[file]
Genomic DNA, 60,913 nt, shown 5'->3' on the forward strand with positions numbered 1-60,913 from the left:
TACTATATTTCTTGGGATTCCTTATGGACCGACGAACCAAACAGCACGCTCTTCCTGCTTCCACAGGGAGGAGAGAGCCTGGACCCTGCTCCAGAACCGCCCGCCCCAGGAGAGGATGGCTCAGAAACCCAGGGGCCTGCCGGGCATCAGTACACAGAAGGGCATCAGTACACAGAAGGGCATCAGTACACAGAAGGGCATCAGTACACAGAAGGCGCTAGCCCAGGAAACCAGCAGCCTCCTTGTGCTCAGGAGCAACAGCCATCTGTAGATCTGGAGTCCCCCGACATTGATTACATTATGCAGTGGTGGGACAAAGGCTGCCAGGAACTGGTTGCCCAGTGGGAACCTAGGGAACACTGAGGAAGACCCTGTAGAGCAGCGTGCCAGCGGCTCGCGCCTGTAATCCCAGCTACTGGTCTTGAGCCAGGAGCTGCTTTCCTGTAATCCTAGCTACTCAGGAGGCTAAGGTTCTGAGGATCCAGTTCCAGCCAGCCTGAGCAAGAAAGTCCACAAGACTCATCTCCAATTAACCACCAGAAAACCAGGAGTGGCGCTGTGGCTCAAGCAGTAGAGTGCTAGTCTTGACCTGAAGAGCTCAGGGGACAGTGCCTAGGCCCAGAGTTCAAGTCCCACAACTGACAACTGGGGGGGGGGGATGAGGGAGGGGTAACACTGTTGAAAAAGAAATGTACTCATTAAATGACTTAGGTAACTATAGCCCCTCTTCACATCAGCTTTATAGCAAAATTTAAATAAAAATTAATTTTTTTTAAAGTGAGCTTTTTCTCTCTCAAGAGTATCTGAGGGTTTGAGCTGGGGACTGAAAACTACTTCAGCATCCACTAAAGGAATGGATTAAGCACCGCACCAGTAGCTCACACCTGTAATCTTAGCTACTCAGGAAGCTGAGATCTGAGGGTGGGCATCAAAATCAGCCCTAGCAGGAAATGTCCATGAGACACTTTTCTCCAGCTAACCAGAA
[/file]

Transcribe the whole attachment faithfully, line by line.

Genomic DNA, 60,913 nt, shown 5'->3' on the forward strand with positions numbered 1-60,913 from the left:
TACTATATTTCTTGGGATTCCTTATGGACCGACGAACCAAACAGCACGCTCTTCCTGCTTCCACAGGGAGGAGAGAGCCTGGACCCTGCTCCAGAACCGCCCGCCCCAGGAGAGGATGGCTCAGAAACCCAGGGGCCTGCCGGGCATCAGTACACAGAAGGGCATCAGTACACAGAAGGGCATCAGTACACAGAAGGGCATCAGTACACAGAAGGCGCTAGCCCAGGAAACCAGCAGCCTCCTTGTGCTCAGGAGCAACAGCCATCTGTAGATCTGGAGTCCCCCGACATTGATTACATTATGCAGTGGTGGGACAAAGGCTGCCAGGAACTGGTTGCCCAGTGGGAACCTAGGGAACACTGAGGAAGACCCTGTAGAGCAGCGTGCCAGCGGCTCGCGCCTGTAATCCCAGCTACTGGTCTTGAGCCAGGAGCTGCTTTCCTGTAATCCTAGCTACTCAGGAGGCTAAGGTTCTGAGGATCCAGTTCCAGCCAGCCTGAGCAAGAAAGTCCACAAGACTCATCTCCAATTAACCACCAGAAAACCAGGAGTGGCGCTGTGGCTCAAGCAGTAGAGTGCTAGTCTTGACCTGAAGAGCTCAGGGGACAGTGCCTAGGCCCAGAGTTCAAGTCCCACAACTGACAACTGGGGGGGGGGGATGAGGGAGGGGTAACACTGTTGAAAAAGAAATGTACTCATTAAATGACTTAGGTAACTATAGCCCCTCTTCACATCAGCTTTATAGCAAAATTTAAATAAAAATTAATTTTTTTTAAAGTGAGCTTTTTCTCTCTCAAGAGTATCTGAGGGTTTGAGCTGGGGACTGAAAACTACTTCAGCATCCACTAAAGGAATGGATTAAGCACCGCACCAGTAGCTCACACCTGTAATCTTAGCTACTCAGGAAGCTGAGATCTGAGGGTGGGCATCAAAATCAGCCCTAGCAGGAAATGTCCATGAGACACTTTTCTCCAGCTAACCAGAA